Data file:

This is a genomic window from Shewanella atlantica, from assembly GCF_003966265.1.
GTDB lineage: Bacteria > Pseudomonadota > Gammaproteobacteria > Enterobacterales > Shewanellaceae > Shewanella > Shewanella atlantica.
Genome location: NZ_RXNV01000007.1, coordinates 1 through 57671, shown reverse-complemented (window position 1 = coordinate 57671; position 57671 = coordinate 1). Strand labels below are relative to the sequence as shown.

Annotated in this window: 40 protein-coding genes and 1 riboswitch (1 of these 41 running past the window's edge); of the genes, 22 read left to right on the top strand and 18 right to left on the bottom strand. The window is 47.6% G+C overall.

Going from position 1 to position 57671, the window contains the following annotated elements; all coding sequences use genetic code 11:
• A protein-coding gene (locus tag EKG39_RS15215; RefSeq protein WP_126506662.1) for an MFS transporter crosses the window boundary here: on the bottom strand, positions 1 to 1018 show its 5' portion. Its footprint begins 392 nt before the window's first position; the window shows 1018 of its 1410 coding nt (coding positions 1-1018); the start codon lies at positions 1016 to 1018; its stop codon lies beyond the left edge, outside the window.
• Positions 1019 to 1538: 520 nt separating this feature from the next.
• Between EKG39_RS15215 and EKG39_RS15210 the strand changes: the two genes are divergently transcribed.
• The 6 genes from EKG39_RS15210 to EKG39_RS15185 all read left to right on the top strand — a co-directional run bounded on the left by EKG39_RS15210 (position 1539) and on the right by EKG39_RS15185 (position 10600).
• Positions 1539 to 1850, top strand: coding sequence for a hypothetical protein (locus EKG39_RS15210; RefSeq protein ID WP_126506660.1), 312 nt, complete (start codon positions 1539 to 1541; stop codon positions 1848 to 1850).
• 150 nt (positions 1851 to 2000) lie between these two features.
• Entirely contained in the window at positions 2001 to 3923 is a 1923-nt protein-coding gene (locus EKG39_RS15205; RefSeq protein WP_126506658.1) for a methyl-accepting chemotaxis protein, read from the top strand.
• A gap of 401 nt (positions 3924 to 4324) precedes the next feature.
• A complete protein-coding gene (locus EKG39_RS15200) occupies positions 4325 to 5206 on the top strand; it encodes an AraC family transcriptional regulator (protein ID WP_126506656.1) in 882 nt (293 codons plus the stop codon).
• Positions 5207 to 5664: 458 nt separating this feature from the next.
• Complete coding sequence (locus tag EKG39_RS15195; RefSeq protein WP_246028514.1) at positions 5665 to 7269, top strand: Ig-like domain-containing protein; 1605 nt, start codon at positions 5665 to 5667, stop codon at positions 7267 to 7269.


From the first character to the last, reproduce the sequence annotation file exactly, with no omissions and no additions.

This is a genomic window from Shewanella atlantica, from assembly GCF_003966265.1.
GTDB lineage: Bacteria > Pseudomonadota > Gammaproteobacteria > Enterobacterales > Shewanellaceae > Shewanella > Shewanella atlantica.
Genome location: NZ_RXNV01000007.1, coordinates 1 through 57671, shown reverse-complemented (window position 1 = coordinate 57671; position 57671 = coordinate 1). Strand labels below are relative to the sequence as shown.

Annotated in this window: 40 protein-coding genes and 1 riboswitch (1 of these 41 running past the window's edge); of the genes, 22 read left to right on the top strand and 18 right to left on the bottom strand. The window is 47.6% G+C overall.

Going from position 1 to position 57671, the window contains the following annotated elements; all coding sequences use genetic code 11:
• A protein-coding gene (locus tag EKG39_RS15215; RefSeq protein WP_126506662.1) for an MFS transporter crosses the window boundary here: on the bottom strand, positions 1 to 1018 show its 5' portion. Its footprint begins 392 nt before the window's first position; the window shows 1018 of its 1410 coding nt (coding positions 1-1018); the start codon lies at positions 1016 to 1018; its stop codon lies beyond the left edge, outside the window.
• Positions 1019 to 1538: 520 nt separating this feature from the next.
• Between EKG39_RS15215 and EKG39_RS15210 the strand changes: the two genes are divergently transcribed.
• The 6 genes from EKG39_RS15210 to EKG39_RS15185 all read left to right on the top strand — a co-directional run bounded on the left by EKG39_RS15210 (position 1539) and on the right by EKG39_RS15185 (position 10600).
• Positions 1539 to 1850, top strand: coding sequence for a hypothetical protein (locus EKG39_RS15210; RefSeq protein ID WP_126506660.1), 312 nt, complete (start codon positions 1539 to 1541; stop codon positions 1848 to 1850).
• 150 nt (positions 1851 to 2000) lie between these two features.
• Entirely contained in the window at positions 2001 to 3923 is a 1923-nt protein-coding gene (locus EKG39_RS15205; RefSeq protein WP_126506658.1) for a methyl-accepting chemotaxis protein, read from the top strand.
• A gap of 401 nt (positions 3924 to 4324) precedes the next feature.
• A complete protein-coding gene (locus EKG39_RS15200) occupies positions 4325 to 5206 on the top strand; it encodes an AraC family transcriptional regulator (protein ID WP_126506656.1) in 882 nt (293 codons plus the stop codon).
• Positions 5207 to 5664: 458 nt separating this feature from the next.
• Complete coding sequence (locus tag EKG39_RS15195; RefSeq protein WP_246028514.1) at positions 5665 to 7269, top strand: Ig-like domain-containing protein; 1605 nt, start codon at positions 5665 to 5667, stop codon at positions 7267 to 7269.